Scrap The Mortgage Stress Test: Yay Or Nay?


7 minute read

February 8, 2019

We briefly discussed this two weeks ago when I posted my angry rant about the Liberal government’s attempt to buy votes in the coming election.

One thing the government could do, to make housing more affordable, is eliminate, or alter, the mortgage stress test that was brought into effect in 2017.

Many of the readers suggested the mere presence of the test itself is useless, unnecessary, and/or unfair.

Others suggested that it’s a fantastic idea, especially in a climate of rising debt levels, and some went on to talk about abolishing the CMHC, which always comes up when we talk about anything debt-related.

There is so much to talk about today, I almost don’t know where to start.  I’m going to share four articles with you, chronologically, which explain where this is all going, and where the “yay” and “nay” sides stand.

First, for those that don’t know – what is the mortgage stress test?

It’s an initiative from the Bank of Canada to promote financial responsibility among mortgage borrowers, effectively ensuring that all borrowers can afford higher payments at some point down the line.  It’s a real-life “what-if” scenario being used in the qualification process.

The “test” portion of the term essentially comes from the fact that borrowers are all being tested against rates are 2% higher than prevailing rates, to see if they’d pass.

So if a 5-year, fixed rate mortgage is currently 3.29%, the Bank of Canada wants that borrower to be able to afford the same mortgage at 5.29%.  The BOC wants the borrower to qualify, “pass the test,” and ultimately be safe in an environment of rising rates.

An optimist would argue that being financially responsible is never a bad thing, and since the government protects us from ourselves all the time, by making it illegal not to wear seat-belts in cars, they’re protecting us from ourselves when it comes to home-buying by ensuring we can afford to pay our mortgages if and when rates rise.

A pessimist would argue that it’s not up to the government to address how or when we save for the proverbial rainy-day, and that the stress test has the greatest impact on those who are already clinging to the bottom rung of the housing market.  Foreign buyers, cash buyers, and high-end buyers are all unaffected.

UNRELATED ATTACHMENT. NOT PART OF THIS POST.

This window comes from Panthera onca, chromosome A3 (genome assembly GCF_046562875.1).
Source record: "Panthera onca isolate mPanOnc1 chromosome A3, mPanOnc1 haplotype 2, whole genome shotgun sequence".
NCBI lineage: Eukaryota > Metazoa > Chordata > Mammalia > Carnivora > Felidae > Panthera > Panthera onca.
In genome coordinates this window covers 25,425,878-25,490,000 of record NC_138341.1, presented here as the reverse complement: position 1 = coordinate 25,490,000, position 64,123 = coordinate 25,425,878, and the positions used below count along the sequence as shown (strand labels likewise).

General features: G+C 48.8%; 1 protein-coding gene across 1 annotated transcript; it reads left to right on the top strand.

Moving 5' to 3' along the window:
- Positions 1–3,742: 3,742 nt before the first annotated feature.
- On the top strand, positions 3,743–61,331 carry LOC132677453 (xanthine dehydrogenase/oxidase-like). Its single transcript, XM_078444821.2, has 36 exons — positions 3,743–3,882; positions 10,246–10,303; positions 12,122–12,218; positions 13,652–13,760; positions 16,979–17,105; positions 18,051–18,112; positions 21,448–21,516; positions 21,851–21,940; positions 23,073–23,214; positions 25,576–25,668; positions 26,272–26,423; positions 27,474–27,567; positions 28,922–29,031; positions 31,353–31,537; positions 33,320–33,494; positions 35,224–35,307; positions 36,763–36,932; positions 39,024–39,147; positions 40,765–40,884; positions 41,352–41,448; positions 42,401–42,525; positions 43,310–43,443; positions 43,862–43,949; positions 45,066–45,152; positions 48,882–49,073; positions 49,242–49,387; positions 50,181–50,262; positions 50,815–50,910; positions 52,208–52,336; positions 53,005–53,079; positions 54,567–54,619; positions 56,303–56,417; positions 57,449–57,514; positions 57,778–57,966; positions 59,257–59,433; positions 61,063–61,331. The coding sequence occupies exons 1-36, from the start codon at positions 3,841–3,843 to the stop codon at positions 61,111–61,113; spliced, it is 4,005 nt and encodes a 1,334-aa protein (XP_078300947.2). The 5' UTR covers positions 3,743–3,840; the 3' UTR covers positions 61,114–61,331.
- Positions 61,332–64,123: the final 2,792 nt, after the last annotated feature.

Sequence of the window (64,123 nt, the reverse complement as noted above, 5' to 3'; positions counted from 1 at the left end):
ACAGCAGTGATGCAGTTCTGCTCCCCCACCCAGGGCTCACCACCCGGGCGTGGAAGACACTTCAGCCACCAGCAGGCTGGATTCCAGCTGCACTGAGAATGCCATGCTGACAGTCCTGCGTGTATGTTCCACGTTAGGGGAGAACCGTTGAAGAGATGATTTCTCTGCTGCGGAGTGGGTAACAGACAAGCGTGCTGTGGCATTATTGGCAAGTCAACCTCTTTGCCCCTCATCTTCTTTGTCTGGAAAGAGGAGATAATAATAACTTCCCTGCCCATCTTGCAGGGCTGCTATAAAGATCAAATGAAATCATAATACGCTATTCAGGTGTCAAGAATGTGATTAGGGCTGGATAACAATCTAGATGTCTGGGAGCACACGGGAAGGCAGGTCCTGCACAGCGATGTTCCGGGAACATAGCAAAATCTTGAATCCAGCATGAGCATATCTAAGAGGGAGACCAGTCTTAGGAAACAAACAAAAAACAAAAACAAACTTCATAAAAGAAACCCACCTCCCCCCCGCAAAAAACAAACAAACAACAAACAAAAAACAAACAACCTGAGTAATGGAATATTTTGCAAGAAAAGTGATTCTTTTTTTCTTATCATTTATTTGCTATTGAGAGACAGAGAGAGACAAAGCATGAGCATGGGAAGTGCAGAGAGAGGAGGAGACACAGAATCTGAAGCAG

In the end, I’m sure the votes will be split 50/50 on this one.  My personal opinion is that a 1% stress test would bridge the gap between two arguments, both with merit.

Two weeks ago, this article appeared in the National Post:

“Canada Considers Applying Mortgage Tress Test Rules To Private Lenders, Sources Say”

From the article:

Canada is considering subjecting private lenders to the same mortgage stress test rules faced by banks to prevent housing markets from being destabilized by the lenders’ rapid growth, three sources with direct knowledge of the matter said.

Officials from the country’s finance ministry, financial regulator, central bank and federal housing agency have discussed whether the private lenders’ expansion over the past year poses a threat to economic stability, said the sources, who declined to be named because the talks are confidential.

Private lenders, usually groups of wealthy individuals, currently account for around one-tenth of Canada’s $1.5 trillion mortgage market, according to economists, and are still dwarfed by banks but their growth has accelerated since rules introduced by the country’s financial regulator last year made it harder for banks to grant loans.

There’s a few things to discuss here.

First, most of the alternative lenders are already using their own version of the stress test.  They have higher rates, say, 4.79%, and they’re qualifying borrowers at 6.79%.  Equitable Trust and Home Trust are two examples of where this stress test is already in effect.  Granted, the alternative lenders use different qualification measures, ie. when it comes to commission-based income, stated income, etc.

Second, the credit unions are provincially regulated, not federally regulated, so perhaps this article and these “sources” are aimed at credit unions.